fficials investigating the Uvalde mass school shooting have revised details about the initial police response.
The teenage gunman who stormed an elementary school in Uvalde, Texas and killed 21 people, entered the building “not confronted by anybody”, police said on Thursday.
This contrasts with earlier claims that the attacker was confronted and shot by an officer.
Following the incident on Tuesday, Governor Greg Abbott praised the “quick response” of “valiant local officials” who he said had engaged the killer before entering Robb Elementary High School.
But on Thursday, it emerged that Salvador Ramos was able to enter through an apparently unlocked door, according to Victor Escalon, a regional director at the Texas Department of Public Safety.
Mr Escalon defended the police response, saying “we’re all hurting inside”, amid mounting anger at an apparent delay in tackling the gunman.
The timeline of events still remain unclear and there are questions over how long it took officers to arrive on scene and why Ramos was allowed to rampage the school for more than an hour being before shot dead by US border agents.
Witnesses reported police were hesitant to storm Uvalde’s Robb Elementary School, while desperate parents pleaded with officers to do something.
Others told how some parents were handcuffed, pepper-sprayed and even Tasered as they begged police to stop the gunman.
Ramos shot dead 19 children two teachers, injuring at least 17 more, in what is Texas’ worst school shooting.
The attacker, a high school dropout and loner who had bought the rifles he used a week before, was inside the school for more than an hour before he was killed in a shootout.
According to Uvalde County Independent School District Officers protocol, campuses are required to have staff “who patrol door entrances, parking lots and perimeters”. Teachers are told to keep doors locked at all times.
The shooter crashed his truck near the back of the school at 11.28 am, after shooting his grandmother, then fired an AR-style rifle at two people coming out of a nearby funeral home before entering the school.
The first police officers did not arrive on the scene until 12 minutes after the crash and did not enter the school until four minutes after that, police revealed. Inside, they were driven back by gunfire from Ramos and took cover, Mr Escalon said.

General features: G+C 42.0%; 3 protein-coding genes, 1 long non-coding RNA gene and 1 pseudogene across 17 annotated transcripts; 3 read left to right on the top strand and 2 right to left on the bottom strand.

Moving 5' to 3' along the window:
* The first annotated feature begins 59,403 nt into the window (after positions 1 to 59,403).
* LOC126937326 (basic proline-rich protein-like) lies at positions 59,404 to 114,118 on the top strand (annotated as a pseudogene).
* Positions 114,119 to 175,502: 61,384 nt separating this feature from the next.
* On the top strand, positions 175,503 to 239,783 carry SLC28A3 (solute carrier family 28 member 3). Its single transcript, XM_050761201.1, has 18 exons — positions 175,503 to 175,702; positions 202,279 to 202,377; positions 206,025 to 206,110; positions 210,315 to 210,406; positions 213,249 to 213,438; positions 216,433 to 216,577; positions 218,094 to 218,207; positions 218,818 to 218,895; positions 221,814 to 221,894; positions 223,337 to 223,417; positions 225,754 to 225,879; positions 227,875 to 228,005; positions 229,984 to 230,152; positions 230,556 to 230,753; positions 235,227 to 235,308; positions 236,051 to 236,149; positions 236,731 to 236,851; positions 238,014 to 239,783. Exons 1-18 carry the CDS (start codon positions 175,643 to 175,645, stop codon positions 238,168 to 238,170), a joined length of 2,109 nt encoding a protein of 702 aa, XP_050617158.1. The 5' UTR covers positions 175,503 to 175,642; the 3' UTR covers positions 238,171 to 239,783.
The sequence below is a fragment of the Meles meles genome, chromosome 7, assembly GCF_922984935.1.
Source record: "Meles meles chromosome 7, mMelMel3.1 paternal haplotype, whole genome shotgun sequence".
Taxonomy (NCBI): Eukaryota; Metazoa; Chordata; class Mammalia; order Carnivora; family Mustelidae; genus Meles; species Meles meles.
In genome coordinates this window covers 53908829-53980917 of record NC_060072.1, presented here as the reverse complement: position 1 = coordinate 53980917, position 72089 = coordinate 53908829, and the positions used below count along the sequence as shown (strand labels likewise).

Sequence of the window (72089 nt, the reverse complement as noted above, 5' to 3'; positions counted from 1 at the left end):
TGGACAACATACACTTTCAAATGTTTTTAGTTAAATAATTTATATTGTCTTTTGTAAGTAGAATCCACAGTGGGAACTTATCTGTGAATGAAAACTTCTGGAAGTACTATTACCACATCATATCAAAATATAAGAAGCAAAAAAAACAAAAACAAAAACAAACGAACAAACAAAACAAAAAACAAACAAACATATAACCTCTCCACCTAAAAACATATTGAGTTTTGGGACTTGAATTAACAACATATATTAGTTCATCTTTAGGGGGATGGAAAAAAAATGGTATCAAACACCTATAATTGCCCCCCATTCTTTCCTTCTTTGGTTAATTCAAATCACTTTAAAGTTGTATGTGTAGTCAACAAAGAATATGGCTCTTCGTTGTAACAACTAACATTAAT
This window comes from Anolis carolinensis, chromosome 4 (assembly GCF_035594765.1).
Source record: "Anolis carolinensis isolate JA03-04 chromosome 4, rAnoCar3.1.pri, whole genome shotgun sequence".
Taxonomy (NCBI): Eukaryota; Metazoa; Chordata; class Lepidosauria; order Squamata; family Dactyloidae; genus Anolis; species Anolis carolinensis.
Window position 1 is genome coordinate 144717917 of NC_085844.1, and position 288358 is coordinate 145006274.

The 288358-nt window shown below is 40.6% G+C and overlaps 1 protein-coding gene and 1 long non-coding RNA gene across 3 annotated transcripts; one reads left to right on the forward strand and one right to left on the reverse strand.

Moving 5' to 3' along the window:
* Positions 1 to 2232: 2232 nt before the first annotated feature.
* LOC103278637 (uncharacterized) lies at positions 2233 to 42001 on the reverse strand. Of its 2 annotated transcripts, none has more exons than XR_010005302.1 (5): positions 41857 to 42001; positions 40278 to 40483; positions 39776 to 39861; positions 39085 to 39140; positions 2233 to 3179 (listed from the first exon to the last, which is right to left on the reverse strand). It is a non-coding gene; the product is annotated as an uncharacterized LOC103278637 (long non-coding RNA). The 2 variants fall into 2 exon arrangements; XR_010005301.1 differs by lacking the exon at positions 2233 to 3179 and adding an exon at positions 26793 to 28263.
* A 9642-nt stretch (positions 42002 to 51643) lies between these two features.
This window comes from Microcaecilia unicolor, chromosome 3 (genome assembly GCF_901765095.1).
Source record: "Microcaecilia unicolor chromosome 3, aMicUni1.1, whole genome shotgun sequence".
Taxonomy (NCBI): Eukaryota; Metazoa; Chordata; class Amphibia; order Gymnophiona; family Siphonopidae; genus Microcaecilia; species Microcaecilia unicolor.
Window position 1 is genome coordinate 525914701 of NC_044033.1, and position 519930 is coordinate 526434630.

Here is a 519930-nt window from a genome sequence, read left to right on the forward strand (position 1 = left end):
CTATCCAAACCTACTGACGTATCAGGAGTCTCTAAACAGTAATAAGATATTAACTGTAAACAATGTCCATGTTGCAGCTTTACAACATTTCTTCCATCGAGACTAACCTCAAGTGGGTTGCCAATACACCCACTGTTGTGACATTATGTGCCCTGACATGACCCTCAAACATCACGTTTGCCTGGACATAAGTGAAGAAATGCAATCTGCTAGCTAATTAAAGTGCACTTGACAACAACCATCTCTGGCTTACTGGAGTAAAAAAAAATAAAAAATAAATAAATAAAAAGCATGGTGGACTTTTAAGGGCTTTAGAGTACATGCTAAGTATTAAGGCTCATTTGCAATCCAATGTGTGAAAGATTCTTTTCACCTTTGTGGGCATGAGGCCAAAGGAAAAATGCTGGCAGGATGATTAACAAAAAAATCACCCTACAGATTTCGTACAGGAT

The crisis came to an end only after a group of Border Patrol tactical officers entered the school at 12.45 pm.
During the siege, frustrated onlookers urged police officers to charge into the school.
One mother told the Wall Street Journal that she was briefly handcuffed and accused of impeding a police investigation after demanding, along with other parents, that officers storm the building.
“The police were doing nothing,” said Angeli Rose Gomez, who jumped over the school fence and ran inside to rescue her two children when she was finally released.
“They [the police] were just standing outside the fence. They weren’t going in there or running anywhere.”
Texas Department of Public Safety spokesperson Travis Considine said officers should have entered the school sooner, saying: “There were more of them. There was just one of him.”
Texas congressman Joaquin Castro has written to the director of the FBI to ask that agents investigate the law enforcement response.
It now raises questions over whether the police response was in line with guidance issued since the 1999 Columbine High School massacre, which says the first officers on scene should do whatever they can to disarm an attacker without waiting for backup.
Separately a hero border patrol agent has told how he evacuated children including his own eight-year-old daughter when, while off duty, he rushing to the school armed with a shotgun he had grabbed from his barber’s after his wife had texted him about the attack mid-haircut.